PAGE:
Original Theatrical Poster
|Directed by||Vincent J. Donehue|
|Produced by||Dore Schary|
|Written by||Dore Schary|
|Based on||Miss Lonelyhearts
by Nathanael West
|Music by||Conrad Salinger|
|Edited by||John Faure
|Distributed by||United Artists|
Lonelyhearts, also known as Miss Lonelyhearts, is a 1958 drama film directed by Vincent J. Donehue. It is based on the 1957 Broadway play by Howard Teichmann, which in turn is based on the 1933 novel Miss Lonelyhearts by Nathanael West.
The film stars Montgomery Clift, Robert Ryan, Myrna Loy, Jackie Coogan, Dolores Hart, and Maureen Stapleton in her first film role. Stapleton was nominated for an Academy Award for Best Supporting Actress as well as for a Golden Globe for her performance as Fay Doyle.
The story opens on a small-town street. A man throws a bundle of papers onto the sidewalk from the back of a truck labeled Chronicle. Adam White (Montgomery Clift) is sitting in a bar when a woman (Myrna Loy) offers him a drink. He refuses, explaining that alcohol seems to be poisonous to him. After talking with her for a while, he learns she is married to William Shrike, Editor-in-Chief of the Chronicle, where Adam is hoping to work. The editor shows up to meet his wife only to find her talking with Adam. When Shrike (Robert Ryan) asks how Adam found him, Adam explains: "I heard there was a bar where newspaper people hang out. I came here since it is the closest to the Chronicle, the only paper in town". Florence Shrike says Adam can write, and he deserves the chance to prove it. Shrike retorts: "OK, so write!" Adam hems and haws momentarily, but then delivers the following story: "The Chronicle is pleased to announce the addition of a new member to our staff. He met the Editor in Chief, who went so far as to insult his own wife in an effort to provoke the new staff member. Instead of punching the editor in the face, he accepted a position on the paper."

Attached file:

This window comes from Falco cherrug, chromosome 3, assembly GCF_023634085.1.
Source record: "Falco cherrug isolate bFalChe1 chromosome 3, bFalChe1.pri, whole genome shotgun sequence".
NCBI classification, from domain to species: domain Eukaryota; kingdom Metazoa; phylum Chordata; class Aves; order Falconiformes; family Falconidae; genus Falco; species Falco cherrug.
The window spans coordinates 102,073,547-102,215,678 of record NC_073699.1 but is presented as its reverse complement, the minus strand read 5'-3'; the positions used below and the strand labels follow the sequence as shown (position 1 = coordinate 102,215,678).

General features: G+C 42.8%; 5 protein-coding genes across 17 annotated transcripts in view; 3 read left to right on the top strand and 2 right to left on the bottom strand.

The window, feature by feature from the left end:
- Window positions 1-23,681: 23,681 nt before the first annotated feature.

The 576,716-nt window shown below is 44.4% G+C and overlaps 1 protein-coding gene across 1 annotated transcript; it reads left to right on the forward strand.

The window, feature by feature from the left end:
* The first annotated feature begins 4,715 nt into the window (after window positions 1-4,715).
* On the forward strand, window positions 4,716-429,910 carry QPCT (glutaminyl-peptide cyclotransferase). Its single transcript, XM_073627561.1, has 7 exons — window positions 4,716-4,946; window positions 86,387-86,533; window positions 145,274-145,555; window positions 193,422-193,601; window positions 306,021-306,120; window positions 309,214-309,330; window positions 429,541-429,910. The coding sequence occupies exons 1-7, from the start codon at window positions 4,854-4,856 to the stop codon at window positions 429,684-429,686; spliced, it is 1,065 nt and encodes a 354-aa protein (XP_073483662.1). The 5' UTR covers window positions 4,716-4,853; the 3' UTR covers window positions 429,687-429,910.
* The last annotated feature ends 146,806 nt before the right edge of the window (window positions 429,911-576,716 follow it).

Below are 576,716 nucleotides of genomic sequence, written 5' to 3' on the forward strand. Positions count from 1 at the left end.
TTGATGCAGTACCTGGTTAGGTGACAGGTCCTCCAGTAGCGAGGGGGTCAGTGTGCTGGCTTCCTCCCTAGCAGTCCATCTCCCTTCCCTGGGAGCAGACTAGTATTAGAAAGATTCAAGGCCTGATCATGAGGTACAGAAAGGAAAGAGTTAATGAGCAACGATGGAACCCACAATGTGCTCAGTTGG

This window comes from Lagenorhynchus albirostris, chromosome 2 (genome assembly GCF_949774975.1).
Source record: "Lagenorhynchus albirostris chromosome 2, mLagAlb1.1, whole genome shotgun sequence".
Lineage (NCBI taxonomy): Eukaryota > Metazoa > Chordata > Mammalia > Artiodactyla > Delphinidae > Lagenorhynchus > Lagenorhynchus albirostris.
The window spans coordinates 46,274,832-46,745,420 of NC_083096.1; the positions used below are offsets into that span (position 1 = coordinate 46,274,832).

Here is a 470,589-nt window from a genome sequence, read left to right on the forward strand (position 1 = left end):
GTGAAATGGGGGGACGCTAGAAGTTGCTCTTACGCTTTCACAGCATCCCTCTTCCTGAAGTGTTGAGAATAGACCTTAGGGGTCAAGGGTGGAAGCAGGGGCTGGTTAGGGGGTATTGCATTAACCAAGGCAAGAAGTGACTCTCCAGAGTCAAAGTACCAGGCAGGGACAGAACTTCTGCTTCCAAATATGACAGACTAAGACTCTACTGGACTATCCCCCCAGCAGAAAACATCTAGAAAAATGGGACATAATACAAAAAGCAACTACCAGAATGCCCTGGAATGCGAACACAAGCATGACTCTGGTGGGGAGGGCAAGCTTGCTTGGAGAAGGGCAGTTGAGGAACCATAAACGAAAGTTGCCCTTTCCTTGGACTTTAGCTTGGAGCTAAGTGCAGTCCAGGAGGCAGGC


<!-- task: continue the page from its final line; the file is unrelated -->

Adam tells his girlfriend Justy (Dolores Hart) about his new job. He doesn't tell her about his father, a man named Lassiter, who is doing 25 years in prison for having murdered Adam's mother and her lover. On his first day at the newspaper, Adam is astounded at being assigned the "Miss Lonelyhearts" advice-to-the-lovelorn column. One of his colleagues, reporter Ned Gates, is disappointed, having wanted that column for himself, while another, Frank Goldsmith, openly mocks the readers who seek the column's heartfelt advice.
After a few weeks, Shrike refuses a request by Adam to give him a different assignment. He also insists that Adam personally contact the letter writers to substantiate their stories. Adam randomly selects a letter from a Fay Doyle and meets her. She relates how her husband, Pat, came home from the war crippled and impotent. As they share a lonely moment, Adam and Fay are briefly thrown together romantically. When he declines meeting her a second time, she is furious.
Adam decides to leave the newspaper for good. Justy's father offers her a trust endowment to get their new life under way. At a party in the bar, Pat Doyle turns up with a gun. Adam manages to talk him out of using it. He leaves, whereupon Shrike decides to buy some flowers for his own neglected wife.
- Montgomery Clift as Adam White
- Robert Ryan as William Shrike
- Myrna Loy as Florence Shrike
- Dolores Hart as Justy Sargeant
- Maureen Stapleton as Fay Doyle
- Jackie Coogan as Ned Gates
- Mike Kellin as Frank Goldsmith
- Onslow Stevens as Mr. Lassiter
- Frank Maxwell as Pat Doyle
- Frank Overton as Mr. Sargeant
- John Gallaudet as Johnny, Bartender
- Don Washbrook as Don Sargeant
- Johnny Washbrook as Johnny Sargeant
- J.B. Welch as Charlie
- Mary Alan Hokanson as Edna
Background and production
Nathanael West's 1933 novel, on which this film was based, was adapted for the screen in 1933 as Advice to the Lovelorn starring Lee Tracy. It was made by Twentieth Century Pictures, distributed by United Artists, and directed by Alfred L. Werker from a screenplay by Leonard Praskins. The 1933 film was more of a comedy-drama than this version.
Howard Teichmann adapted the novel into a stage play, entitled Miss Lonelyhearts, which opened on Broadway at the Music Box Theatre on October 3, 1957. The production, directed by Alan Schneider and designed by Jo Mielziner, ran for only twelve performances.
- Lonelyhearts on Broadway accessed 8-14-2015